• 13. Current contestation of NPT The world order have changed--1990, USSR dissolved, and NPT is outdated NWS have not respected their obligations Nuclear energy v.s. global warming
    • 14. International securityand stability problems
    • 15. International securityand stability problems
    • 16. International AtomicEnergy Agency (IAEA)An international organization which promotepeaceful use of nuclear energy, and to inhibit itsuse of any military purposeThough established independently of the UNthrough its own international treaty, it still reportsto both UNGA and UNSCAlso provide international safeguards against misuseof nuclear technology and materials, promotingnuclear safety (including radiation protection) andnuclear security standards and implementation.
    • 17. HistoryIn 1953, the President of the US, Eisenhower,proposed his Atoms for Peace address to theUNGA; in September, 1954, they also pro-posed to found a international agency asfissile material bankDuring 1956, an IAEA Statue Conference washeld to draft the funding documents forIAEA, the Statue was completed in 1957.
    • 18. An autonomous organization not under directcontrol of UN; unlike other SIAs, they domuch of their work with UNSC but ECOSOCThree main pillars -Safety and SecurityScience and TechnologySafeguards and Verification
    • 19. Three main bodiesBoard of Governors - 35 members, 13 fromoutgoing Board, 22 from General Con-ference. Making most of the policy in IAEAGeneral Conference - 151 member state,meet once a year in September, to approvethe budget and policy from Board ofGovernorsSecretariat - professional and general staffof IAEA, responsible for enforcement of theactions passed by the Board and GC
    • 20. Case report - IranAhmadinejad ready for nuclear meeting with world powers United Nations (CNN) -- Irans president said he is ready for talks on his countrys nuclear program with the P5 plus one -- the world powers spearheading the negotiations. Mahmoud Ahmadinejad told reporters"We are prepared to have talks," Iranian President at the United Nations on Friday suchMahmoud Ahmadinejad told reporters Friday. talks would be along the same lines ofthe meetings last October. The countries include Germany, and the five permanentmembers of the U.N. Security Council -- the United States, Britain, France, China,and Russia.He has said an Iranian representative would meet with the group. He said that ifEuropean Union foreign policy chief Catherine Ashton contacts his representative atthe International Atomic Energy Agency, a date can be set."We are prepared to have talks on a swap (a fuel swap deal) at anytime and withthe P5 plus one. We hope by October we will be prepared" to meet.He also said Iran is ready to meet with the United States for talks aboutAfghanistan, the war-torn country that borders Iran. U.S. and other forces havebeen battling the Taliban there for years."If they show conditions are ripe and are ready to hear the reality of Afghanistan,we are ready to sit with them on Afghanistan," he said.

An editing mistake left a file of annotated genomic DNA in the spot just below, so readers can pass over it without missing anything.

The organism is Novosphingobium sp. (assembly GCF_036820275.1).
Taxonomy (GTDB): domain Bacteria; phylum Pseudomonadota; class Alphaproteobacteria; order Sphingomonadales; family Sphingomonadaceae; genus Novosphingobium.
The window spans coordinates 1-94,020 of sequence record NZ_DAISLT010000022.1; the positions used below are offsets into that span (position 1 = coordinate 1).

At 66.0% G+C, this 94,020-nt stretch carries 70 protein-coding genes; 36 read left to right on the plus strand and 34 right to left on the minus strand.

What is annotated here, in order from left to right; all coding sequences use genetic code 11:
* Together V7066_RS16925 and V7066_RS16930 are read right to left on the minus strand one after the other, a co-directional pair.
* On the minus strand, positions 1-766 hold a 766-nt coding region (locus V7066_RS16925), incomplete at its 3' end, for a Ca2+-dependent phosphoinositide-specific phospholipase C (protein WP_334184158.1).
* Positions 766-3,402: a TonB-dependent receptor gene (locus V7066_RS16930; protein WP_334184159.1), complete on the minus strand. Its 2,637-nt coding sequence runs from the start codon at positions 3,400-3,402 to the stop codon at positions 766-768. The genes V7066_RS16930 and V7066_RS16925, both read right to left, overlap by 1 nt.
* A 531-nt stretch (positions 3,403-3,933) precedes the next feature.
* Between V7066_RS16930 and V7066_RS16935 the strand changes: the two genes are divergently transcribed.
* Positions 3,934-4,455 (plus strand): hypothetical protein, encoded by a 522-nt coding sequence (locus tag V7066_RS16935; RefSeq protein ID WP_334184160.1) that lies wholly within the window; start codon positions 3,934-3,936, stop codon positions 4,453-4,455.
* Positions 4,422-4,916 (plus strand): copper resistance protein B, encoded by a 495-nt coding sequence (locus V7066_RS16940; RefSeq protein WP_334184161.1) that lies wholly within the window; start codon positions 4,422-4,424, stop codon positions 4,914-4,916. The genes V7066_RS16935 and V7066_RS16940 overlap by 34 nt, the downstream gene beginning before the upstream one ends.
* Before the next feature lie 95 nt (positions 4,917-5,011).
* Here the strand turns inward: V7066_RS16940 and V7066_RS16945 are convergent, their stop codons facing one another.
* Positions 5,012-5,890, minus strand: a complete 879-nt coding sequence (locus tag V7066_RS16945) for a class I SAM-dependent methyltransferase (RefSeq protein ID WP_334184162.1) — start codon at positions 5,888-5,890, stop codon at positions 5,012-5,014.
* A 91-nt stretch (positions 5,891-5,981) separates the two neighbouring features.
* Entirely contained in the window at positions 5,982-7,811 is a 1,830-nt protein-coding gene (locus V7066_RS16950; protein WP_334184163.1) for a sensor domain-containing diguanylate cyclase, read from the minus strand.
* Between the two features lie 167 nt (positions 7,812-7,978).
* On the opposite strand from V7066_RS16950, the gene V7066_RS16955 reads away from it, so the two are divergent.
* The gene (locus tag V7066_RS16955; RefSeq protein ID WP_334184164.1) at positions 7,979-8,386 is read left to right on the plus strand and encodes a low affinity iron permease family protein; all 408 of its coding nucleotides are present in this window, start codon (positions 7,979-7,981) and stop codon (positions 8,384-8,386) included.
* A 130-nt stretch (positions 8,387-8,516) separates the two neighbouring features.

• 21. Case report - Iran Ahmadinejad ready for nuclear meeting w United Na president sai his countrys P5 plus on spearheading Mahmoud A "We are prepared to have talks," Iranian President at the Unite Mahmoud Ahmadinejad told reporters Friday. talks would the meetings last October. The countries include Germ members of the U.N. Security Council -- the United S
    • 22. Case report - Iran Ahmadinejad ready for nuclear meeting w United Na president sai his countrys P5 plus on spearheading Mahmoud A "We are prepared to have talks," Iranian President at the Unite Mahmoud Ahmadinejad told reporters Friday. talks would the meetings last October. The countries include Germ members of the U.N. Security Council -- the United S
    • 23. Iran has been conducting and hiding a seriesof activities for 18 years which could lead tonuclear weapon production.While the SC just passed several resolutionstrying to stop these activities, Iran refusedto obey it, especially on the enrichment ofuranium.
    • 24. Why does Iran refuse the resolution fromSC? What does SC want Iran to do?What sanctions has the UN imposed on Iran?What about additional sanctions from the USand the EU?What did Iran say about nuclear weapon?What about their non-military nuclear plan?The reactions from other countries ororganizations?
    • 25. DiscussionDespite all these restrictions, why so manystates still want to develop NW?What kind of international situation may leada country to develop NW?What else can we do to maintain or evenimprove international nuclear safety?